This created an interesting wrinkle for ESPN Sunday Night Baseball broadcasters Jessica Mendoza and David Ross, who respectively held roles with the New York Mets and Chicago Cubs front office.
Frustrated with the rule, Mendoza recently spoke out on how the Dodgers denied her clubhouse access prior to Game 3 of the National League Division Series at Nationals Park. Part of Mendoza’s gripe was that L.A. didn’t consistently enforce this policy, leaving her confused as to why she wasn’t allowed to speak with players for select contests.
It prompted a response from Dodgers president of baseball operations Andrew Friedman, who defended the organization’s decision to limit access to Mendoza and other team advisors, via Marc Carig of The Athletic:
“For me, if someone is really involved in the front-office operation of another team, we don’t think it’s right to give them unfettered access to our players,” Friedman said. “I think it’s pretty cut and dried. It’s hard for me to see the other side of it, personally. If that’s not the case, then I think there will be an arms race in hiring announcers to work for our front office to go get information on players.”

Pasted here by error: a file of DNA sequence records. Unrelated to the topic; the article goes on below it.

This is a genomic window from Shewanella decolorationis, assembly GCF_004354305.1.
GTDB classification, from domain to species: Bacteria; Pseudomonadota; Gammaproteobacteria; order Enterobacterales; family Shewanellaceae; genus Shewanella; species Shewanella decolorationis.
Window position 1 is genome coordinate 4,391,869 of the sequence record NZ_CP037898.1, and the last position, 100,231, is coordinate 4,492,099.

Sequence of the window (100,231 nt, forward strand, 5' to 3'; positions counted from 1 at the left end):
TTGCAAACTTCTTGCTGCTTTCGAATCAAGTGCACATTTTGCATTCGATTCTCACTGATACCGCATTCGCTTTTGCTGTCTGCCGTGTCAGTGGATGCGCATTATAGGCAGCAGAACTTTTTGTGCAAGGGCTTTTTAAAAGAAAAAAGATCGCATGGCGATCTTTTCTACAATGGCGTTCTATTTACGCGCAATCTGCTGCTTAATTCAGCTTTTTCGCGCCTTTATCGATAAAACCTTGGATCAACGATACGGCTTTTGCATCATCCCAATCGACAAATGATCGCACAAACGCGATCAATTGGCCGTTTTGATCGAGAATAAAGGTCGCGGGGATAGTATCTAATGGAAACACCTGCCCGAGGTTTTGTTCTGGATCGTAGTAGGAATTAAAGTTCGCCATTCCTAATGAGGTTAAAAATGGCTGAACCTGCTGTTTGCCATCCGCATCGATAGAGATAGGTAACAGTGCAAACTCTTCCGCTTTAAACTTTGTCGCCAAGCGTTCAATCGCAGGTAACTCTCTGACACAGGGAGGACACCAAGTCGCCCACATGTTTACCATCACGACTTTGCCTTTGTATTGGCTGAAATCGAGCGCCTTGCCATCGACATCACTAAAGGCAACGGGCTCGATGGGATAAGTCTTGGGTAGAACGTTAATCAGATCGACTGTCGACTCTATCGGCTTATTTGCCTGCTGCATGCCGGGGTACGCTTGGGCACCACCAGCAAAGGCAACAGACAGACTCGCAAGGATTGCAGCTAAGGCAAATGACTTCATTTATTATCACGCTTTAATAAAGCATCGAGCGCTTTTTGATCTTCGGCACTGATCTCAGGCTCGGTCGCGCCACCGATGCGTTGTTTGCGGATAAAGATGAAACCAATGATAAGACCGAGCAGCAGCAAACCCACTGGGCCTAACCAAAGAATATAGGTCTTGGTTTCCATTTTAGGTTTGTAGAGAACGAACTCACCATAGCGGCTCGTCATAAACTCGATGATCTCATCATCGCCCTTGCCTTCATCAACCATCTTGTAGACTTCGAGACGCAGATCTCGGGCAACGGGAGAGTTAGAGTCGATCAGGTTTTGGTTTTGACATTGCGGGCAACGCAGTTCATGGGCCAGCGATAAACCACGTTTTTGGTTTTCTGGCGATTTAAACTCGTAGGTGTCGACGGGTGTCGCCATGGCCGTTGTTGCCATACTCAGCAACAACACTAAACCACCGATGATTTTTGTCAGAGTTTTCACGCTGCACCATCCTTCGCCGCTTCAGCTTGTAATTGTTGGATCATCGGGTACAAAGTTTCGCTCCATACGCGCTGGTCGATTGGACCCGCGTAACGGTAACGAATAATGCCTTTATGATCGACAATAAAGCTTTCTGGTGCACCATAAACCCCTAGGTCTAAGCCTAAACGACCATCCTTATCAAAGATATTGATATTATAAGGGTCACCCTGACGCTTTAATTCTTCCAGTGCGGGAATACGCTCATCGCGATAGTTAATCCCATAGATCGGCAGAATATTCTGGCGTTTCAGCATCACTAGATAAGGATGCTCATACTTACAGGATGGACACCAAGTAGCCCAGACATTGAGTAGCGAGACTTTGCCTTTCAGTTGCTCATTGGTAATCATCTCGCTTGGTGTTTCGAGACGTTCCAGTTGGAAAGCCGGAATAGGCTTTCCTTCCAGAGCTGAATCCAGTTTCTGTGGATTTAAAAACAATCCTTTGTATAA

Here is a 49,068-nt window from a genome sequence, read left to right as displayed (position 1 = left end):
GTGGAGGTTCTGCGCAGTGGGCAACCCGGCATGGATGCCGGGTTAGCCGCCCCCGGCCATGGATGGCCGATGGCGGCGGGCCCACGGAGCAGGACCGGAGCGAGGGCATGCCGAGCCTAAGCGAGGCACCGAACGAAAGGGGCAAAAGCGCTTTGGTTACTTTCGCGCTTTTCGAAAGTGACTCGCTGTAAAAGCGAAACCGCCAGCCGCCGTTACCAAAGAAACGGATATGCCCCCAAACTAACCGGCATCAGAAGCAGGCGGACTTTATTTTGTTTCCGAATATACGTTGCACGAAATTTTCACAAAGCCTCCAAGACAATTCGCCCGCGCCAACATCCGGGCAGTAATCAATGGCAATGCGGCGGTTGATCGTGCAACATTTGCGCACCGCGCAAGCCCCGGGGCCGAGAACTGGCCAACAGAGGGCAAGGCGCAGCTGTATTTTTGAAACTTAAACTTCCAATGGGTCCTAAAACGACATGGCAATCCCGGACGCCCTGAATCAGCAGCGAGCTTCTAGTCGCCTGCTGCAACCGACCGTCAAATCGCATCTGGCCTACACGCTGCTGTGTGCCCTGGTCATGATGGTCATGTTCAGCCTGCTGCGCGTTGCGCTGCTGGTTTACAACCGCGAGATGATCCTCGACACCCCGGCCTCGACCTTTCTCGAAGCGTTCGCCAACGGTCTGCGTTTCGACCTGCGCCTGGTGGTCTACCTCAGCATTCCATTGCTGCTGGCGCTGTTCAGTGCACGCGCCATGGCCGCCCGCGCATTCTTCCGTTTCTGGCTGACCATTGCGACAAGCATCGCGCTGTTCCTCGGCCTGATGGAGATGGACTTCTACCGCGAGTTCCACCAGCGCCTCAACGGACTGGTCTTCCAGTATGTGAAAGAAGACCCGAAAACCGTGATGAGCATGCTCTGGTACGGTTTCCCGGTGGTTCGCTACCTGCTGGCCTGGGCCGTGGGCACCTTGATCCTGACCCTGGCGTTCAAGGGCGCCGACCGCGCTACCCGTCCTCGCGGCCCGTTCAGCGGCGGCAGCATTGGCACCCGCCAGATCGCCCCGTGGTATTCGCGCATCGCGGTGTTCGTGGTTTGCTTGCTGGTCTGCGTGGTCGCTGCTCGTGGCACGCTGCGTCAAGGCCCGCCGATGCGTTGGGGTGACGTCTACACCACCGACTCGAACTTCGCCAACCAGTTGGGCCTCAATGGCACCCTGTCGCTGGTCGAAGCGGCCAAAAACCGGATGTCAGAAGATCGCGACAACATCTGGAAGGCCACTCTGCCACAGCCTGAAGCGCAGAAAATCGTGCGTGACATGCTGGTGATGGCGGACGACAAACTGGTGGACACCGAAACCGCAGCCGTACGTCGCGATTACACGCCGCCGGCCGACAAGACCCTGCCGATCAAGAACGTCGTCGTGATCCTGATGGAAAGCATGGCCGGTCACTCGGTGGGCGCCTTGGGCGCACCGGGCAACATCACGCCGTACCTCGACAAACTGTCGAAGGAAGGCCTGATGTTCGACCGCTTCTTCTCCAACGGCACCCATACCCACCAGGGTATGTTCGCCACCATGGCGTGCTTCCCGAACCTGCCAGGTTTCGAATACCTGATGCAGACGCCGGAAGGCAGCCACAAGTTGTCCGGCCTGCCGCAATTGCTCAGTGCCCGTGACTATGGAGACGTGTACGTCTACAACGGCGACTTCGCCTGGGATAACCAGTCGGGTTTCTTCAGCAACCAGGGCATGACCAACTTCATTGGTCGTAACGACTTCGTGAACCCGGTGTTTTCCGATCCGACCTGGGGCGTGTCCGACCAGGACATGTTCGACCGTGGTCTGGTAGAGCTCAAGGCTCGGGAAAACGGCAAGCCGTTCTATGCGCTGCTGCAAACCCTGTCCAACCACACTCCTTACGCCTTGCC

Friedman also assured that the Dodgers’ policy was regularly enforced, revealing that it first came to fruition during Spring Training:
“We had this policy in spring training,” Friedman said. “I wasn’t with the team every time so I can’t speak to (its enforcement). But our policy was consistent.”
“I felt very comfortable with what our policy was,” Friedman said. “I called the people involved and talked to them about it and let them ask questions. We weren’t trying to hide behind anything. Again, I see it very clearly and wanted to express that and talk about it, open it up for any questions.”
Mendoza, hired by the Mets in March 2019, assists general manager Brodie Van Wagenen in multiple departments, including analytics and talent evaluation. She reportedly had input in the club’s July 31 trade deadline discussions as well.
Ross, of course, was named Joe Maddon’s successor as Cubs manager last month. He has essentially been part of the organization for the last four years, spending two as a player and the other two as as an advisor.
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